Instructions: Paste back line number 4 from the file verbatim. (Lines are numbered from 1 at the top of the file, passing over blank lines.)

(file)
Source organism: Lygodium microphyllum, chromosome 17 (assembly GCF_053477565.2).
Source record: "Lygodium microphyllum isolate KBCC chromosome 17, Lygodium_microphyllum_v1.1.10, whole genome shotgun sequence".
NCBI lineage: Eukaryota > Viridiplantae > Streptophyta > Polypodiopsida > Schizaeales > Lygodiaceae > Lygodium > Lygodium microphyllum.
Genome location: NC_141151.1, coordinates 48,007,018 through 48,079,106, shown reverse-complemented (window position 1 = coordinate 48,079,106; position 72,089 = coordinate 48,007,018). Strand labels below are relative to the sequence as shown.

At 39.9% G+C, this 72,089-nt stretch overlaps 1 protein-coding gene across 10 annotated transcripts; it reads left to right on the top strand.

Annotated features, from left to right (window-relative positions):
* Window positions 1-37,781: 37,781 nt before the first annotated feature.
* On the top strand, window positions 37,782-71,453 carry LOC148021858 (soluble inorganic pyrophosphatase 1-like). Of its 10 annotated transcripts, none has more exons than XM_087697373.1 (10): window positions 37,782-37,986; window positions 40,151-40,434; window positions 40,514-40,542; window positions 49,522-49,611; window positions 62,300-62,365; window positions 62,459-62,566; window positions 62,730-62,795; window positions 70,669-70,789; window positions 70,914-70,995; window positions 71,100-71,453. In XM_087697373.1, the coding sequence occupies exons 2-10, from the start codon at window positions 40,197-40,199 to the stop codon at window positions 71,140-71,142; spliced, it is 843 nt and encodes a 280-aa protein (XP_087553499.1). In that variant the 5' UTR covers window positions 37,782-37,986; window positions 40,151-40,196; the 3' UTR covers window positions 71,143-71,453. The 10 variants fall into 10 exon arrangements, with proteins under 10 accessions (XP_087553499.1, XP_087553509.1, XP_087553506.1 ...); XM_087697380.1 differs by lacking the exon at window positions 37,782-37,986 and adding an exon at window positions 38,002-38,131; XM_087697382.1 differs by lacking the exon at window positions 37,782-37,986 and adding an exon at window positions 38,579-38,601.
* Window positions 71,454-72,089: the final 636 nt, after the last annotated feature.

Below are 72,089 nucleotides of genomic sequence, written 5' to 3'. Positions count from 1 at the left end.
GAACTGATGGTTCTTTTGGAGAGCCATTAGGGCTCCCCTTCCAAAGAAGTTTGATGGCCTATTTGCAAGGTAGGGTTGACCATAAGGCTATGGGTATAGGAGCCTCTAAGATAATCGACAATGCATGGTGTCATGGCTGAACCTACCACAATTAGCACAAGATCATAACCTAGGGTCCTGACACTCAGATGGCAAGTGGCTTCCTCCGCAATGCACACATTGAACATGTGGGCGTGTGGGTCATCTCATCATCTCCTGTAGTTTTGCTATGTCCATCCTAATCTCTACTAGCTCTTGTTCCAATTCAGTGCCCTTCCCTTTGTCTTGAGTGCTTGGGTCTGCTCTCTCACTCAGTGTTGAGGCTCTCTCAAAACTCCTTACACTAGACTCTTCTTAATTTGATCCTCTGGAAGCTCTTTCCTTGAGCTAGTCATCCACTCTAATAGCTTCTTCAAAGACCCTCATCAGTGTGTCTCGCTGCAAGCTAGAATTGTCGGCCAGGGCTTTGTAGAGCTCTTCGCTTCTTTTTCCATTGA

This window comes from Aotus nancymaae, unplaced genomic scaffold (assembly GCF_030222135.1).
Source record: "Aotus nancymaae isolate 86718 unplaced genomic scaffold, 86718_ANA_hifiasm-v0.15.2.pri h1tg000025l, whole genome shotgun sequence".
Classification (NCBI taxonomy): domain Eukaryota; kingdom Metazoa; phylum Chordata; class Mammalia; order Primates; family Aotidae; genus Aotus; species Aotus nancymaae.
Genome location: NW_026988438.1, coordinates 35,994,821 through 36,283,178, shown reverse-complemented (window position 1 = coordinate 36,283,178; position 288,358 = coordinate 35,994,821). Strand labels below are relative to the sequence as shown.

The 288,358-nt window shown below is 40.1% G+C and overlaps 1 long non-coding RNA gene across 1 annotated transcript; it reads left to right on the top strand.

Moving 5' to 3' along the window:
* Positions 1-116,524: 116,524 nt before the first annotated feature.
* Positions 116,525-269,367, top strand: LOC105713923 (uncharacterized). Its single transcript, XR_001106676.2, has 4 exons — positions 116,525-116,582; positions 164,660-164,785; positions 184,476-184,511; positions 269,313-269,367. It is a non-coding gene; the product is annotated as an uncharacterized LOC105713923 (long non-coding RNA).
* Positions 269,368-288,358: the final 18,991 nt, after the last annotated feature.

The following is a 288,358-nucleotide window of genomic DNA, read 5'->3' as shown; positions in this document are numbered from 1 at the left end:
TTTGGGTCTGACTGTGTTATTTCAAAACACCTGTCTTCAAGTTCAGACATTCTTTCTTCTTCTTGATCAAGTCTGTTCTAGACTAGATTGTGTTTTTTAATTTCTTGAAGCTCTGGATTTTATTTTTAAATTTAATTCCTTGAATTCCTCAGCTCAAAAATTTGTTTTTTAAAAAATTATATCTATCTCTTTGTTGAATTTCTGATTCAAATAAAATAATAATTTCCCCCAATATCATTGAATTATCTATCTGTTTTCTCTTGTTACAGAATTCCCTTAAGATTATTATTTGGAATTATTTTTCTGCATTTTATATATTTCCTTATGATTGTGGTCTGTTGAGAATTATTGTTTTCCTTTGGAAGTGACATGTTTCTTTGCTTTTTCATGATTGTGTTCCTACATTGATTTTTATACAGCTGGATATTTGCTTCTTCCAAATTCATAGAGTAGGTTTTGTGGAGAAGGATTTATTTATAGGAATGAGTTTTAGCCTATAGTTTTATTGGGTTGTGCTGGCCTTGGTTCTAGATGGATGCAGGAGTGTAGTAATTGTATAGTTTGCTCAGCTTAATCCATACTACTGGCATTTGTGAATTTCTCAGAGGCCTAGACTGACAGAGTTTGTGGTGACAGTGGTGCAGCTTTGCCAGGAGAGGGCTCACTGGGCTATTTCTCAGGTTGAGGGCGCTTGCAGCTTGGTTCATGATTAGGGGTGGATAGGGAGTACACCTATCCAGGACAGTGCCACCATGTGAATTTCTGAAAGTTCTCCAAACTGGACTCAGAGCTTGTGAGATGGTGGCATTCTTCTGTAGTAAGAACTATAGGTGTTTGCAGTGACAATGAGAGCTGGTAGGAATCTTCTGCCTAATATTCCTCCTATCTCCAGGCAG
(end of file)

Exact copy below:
Genome location: NC_141151.1, coordinates 48,007,018 through 48,079,106, shown reverse-complemented (window position 1 = coordinate 48,079,106; position 72,089 = coordinate 48,007,018). Strand labels below are relative to the sequence as shown.